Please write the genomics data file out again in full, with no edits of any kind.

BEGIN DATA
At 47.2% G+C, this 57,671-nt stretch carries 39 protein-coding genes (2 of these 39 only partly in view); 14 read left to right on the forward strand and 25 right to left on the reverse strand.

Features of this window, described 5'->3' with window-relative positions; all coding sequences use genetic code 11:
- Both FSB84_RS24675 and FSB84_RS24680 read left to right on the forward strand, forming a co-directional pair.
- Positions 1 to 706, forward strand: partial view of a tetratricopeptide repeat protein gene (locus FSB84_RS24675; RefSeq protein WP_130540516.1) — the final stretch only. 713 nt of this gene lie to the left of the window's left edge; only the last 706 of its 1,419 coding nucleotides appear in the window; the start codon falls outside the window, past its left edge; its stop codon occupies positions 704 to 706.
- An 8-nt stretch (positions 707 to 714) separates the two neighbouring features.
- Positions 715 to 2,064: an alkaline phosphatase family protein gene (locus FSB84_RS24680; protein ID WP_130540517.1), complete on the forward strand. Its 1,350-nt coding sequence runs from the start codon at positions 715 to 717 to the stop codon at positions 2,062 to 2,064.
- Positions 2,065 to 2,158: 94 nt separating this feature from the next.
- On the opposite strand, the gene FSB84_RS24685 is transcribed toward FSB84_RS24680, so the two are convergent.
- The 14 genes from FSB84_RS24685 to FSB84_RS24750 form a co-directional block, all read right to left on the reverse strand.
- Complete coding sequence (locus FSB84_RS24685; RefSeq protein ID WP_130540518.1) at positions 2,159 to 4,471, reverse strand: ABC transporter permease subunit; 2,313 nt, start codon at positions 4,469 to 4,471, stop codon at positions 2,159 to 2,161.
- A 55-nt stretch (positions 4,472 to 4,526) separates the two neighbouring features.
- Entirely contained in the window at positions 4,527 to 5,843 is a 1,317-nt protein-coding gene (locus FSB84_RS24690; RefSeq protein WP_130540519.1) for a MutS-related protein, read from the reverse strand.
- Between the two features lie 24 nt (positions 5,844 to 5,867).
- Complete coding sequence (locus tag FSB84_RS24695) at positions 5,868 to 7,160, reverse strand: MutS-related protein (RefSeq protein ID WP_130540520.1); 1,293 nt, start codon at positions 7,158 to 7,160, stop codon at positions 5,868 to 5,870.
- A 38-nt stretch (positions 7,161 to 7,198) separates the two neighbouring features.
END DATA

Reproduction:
At 47.2% G+C, this 57,671-nt stretch carries 39 protein-coding genes (2 of these 39 only partly in view); 14 read left to right on the forward strand and 25 right to left on the reverse strand.

Features of this window, described 5'->3' with window-relative positions; all coding sequences use genetic code 11:
- Both FSB84_RS24675 and FSB84_RS24680 read left to right on the forward strand, forming a co-directional pair.
- Positions 1 to 706, forward strand: partial view of a tetratricopeptide repeat protein gene (locus FSB84_RS24675; RefSeq protein WP_130540516.1) — the final stretch only. 713 nt of this gene lie to the left of the window's left edge; only the last 706 of its 1,419 coding nucleotides appear in the window; the start codon falls outside the window, past its left edge; its stop codon occupies positions 704 to 706.
- An 8-nt stretch (positions 707 to 714) separates the two neighbouring features.
- Positions 715 to 2,064: an alkaline phosphatase family protein gene (locus FSB84_RS24680; protein ID WP_130540517.1), complete on the forward strand. Its 1,350-nt coding sequence runs from the start codon at positions 715 to 717 to the stop codon at positions 2,062 to 2,064.
- Positions 2,065 to 2,158: 94 nt separating this feature from the next.
- On the opposite strand, the gene FSB84_RS24685 is transcribed toward FSB84_RS24680, so the two are convergent.
- The 14 genes from FSB84_RS24685 to FSB84_RS24750 form a co-directional block, all read right to left on the reverse strand.
- Complete coding sequence (locus FSB84_RS24685; RefSeq protein ID WP_130540518.1) at positions 2,159 to 4,471, reverse strand: ABC transporter permease subunit; 2,313 nt, start codon at positions 4,469 to 4,471, stop codon at positions 2,159 to 2,161.
- A 55-nt stretch (positions 4,472 to 4,526) separates the two neighbouring features.
- Entirely contained in the window at positions 4,527 to 5,843 is a 1,317-nt protein-coding gene (locus FSB84_RS24690; RefSeq protein WP_130540519.1) for a MutS-related protein, read from the reverse strand.
- Between the two features lie 24 nt (positions 5,844 to 5,867).
- Complete coding sequence (locus tag FSB84_RS24695) at positions 5,868 to 7,160, reverse strand: MutS-related protein (RefSeq protein ID WP_130540520.1); 1,293 nt, start codon at positions 7,158 to 7,160, stop codon at positions 5,868 to 5,870.
- A 38-nt stretch (positions 7,161 to 7,198) separates the two neighbouring features.